Rebound Hyperglycemia (Somogyi Response) In Diabetic Animals

Whenever I counsel people about diabetes in animals, I always advise consulting a veterinarian before adjusting their pet’s insulin dosage.  Unfortunately, I met one client who ignored this advice.  Every day, the diligent woman checked her cat’s urine for glucose and pricked his ear to get an exact blood level.  Since the blood level was higher than she wanted and there was glucose in his urine, she increased the dose of insulin by a unit expecting the higher dose to control the glucose level.  When the levels were still too high at the next check, the frustrated woman increased the insulin even more.  Unfortunately, she did not understand the Somogyi response until it was too late for her cat.  She found him lying in his litter box, in a coma.    

Diabetes in animals is like diabetes in people.  The pet needs insulin injections to control their level of blood sugar.  If too much insulin is given, the blood sugar levels drop too low (hypoglycemia).  To counteract this life-threatening situation, the body releases hormones – primarily epinephrine and glucagon.  These break down glycogen reserves into glucose for release into the blood stream.  This phenomenon of the blood sugar dropping too low, below 80 mg/dl and then skyrocketing to over 300 mgl/dl is known as the Somogyi response.  It is also called rebound hyperglycemia or insulin-induced hyperglycemia.  

Unfortunately for the cat in the story above, the owner always retested his urine and blood during the “rebound” hyperglycemia, not during the life-threatening hypoglycemia.  She saw the high blood sugar results and gave more insulin because she did not understand what was really happening in her cat – the high dose of insulin bottomed out his blood sugar and then his body rebounded with its glycogen reserves.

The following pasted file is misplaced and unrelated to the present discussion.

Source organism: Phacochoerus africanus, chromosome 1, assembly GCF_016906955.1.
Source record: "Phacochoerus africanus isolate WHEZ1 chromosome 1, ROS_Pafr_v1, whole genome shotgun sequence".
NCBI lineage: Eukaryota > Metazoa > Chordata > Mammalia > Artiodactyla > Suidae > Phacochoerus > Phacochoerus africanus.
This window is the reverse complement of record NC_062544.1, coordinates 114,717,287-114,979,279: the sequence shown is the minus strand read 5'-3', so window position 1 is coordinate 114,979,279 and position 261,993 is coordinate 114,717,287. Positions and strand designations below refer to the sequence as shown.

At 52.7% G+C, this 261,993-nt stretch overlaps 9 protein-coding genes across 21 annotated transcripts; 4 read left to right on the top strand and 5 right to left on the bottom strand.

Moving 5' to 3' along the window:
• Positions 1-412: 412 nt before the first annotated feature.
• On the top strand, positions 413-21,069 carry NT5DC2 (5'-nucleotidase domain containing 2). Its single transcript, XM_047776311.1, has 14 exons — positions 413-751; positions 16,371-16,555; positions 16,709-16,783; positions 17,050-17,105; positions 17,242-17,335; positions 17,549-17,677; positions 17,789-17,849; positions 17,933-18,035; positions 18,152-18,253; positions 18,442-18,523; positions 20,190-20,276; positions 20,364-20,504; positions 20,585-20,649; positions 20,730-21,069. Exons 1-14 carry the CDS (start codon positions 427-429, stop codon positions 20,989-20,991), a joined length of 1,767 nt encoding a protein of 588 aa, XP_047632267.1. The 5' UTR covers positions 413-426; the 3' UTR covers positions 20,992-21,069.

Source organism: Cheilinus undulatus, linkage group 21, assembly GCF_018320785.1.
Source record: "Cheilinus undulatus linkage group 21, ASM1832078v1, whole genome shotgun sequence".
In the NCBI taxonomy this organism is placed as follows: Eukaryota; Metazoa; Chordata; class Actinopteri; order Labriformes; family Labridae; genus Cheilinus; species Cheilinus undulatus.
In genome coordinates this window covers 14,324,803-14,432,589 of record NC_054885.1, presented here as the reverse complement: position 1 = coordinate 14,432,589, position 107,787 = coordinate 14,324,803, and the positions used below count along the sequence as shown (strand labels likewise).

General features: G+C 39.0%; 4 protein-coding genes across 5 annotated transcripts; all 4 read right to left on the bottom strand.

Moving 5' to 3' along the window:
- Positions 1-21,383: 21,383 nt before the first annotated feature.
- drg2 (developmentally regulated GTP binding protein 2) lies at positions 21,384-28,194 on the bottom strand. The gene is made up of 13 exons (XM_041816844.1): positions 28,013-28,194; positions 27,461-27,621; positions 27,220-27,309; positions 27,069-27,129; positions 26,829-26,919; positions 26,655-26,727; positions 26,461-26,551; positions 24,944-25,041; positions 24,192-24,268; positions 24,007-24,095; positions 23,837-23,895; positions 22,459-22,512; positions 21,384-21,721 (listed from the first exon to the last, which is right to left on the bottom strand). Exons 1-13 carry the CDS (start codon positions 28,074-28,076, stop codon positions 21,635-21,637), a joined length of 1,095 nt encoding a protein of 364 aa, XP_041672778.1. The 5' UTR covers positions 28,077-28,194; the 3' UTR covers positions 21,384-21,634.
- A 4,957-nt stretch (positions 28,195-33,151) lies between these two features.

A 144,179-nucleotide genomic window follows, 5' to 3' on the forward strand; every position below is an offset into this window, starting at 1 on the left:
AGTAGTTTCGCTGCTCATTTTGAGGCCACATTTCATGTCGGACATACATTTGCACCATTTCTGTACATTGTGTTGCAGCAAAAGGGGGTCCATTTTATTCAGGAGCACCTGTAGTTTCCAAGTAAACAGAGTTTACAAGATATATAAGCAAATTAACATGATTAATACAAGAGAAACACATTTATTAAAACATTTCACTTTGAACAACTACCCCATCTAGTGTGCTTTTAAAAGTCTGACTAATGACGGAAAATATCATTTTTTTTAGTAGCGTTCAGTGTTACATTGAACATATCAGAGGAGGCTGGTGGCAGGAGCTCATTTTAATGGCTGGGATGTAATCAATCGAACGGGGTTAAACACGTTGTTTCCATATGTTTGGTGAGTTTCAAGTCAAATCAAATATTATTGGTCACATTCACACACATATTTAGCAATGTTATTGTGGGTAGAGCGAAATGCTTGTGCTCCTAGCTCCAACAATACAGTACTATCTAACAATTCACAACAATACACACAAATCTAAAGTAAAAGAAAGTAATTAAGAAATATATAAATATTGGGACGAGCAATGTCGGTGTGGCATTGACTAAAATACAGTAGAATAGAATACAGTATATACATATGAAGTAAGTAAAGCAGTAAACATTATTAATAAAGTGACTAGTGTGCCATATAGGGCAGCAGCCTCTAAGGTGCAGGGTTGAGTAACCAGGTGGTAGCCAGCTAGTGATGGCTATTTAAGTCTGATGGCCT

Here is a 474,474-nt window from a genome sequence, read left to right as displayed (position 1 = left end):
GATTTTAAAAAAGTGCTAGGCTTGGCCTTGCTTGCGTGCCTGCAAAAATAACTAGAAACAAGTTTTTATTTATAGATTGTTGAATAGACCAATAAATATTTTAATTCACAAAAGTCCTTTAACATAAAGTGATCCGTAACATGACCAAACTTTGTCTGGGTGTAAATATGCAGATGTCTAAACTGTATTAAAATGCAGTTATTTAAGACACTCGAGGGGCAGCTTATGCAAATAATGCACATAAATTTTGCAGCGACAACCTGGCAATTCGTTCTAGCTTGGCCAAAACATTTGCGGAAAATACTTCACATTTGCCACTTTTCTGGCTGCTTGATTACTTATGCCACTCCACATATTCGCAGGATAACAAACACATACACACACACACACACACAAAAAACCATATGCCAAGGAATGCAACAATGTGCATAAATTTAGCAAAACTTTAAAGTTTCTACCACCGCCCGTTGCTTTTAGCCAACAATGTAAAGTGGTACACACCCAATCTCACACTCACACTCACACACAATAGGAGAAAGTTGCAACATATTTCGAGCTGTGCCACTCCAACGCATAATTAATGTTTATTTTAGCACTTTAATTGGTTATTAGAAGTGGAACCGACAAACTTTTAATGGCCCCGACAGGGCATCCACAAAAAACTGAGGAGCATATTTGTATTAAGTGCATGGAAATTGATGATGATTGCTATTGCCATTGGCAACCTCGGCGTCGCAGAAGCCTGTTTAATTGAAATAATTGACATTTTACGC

Therefore, I want to warn all caretakers of diabetic animals to check with your veterinarian before changing your pet’s insulin dose.  It is counterintuitive but a high blood glucose level might mask the fact that the pet needs less, not more insulin.         

Published by kristennelsondvm

Dr. Kristen Nelson grew up on a farm in Watertown, Minn., where she developed a deep love for animals of all kinds. She received a Doctor of Veterinary Medicine degree from the University of Minnesota, College of Veterinary Medicine. Kris then completed a small-animal internship at the prestigious Animal Medical Center in New York City. In addition to writing and speaking, she cares for small and exotic animals in Scottsdale, Az. Dr. Nelson is widely quoted in the media. Her credits include Ladies’ Home Journal, USA TODAY, the Los Angeles Times and numerous radio and television interviews. Dr. Nelson has written two books, Coated With Fur: A Vet’s Life and Coated With Fur: A Blind Cat’s Love. Kris and her husband Steve share their home with rescued cats, birds and a dog.

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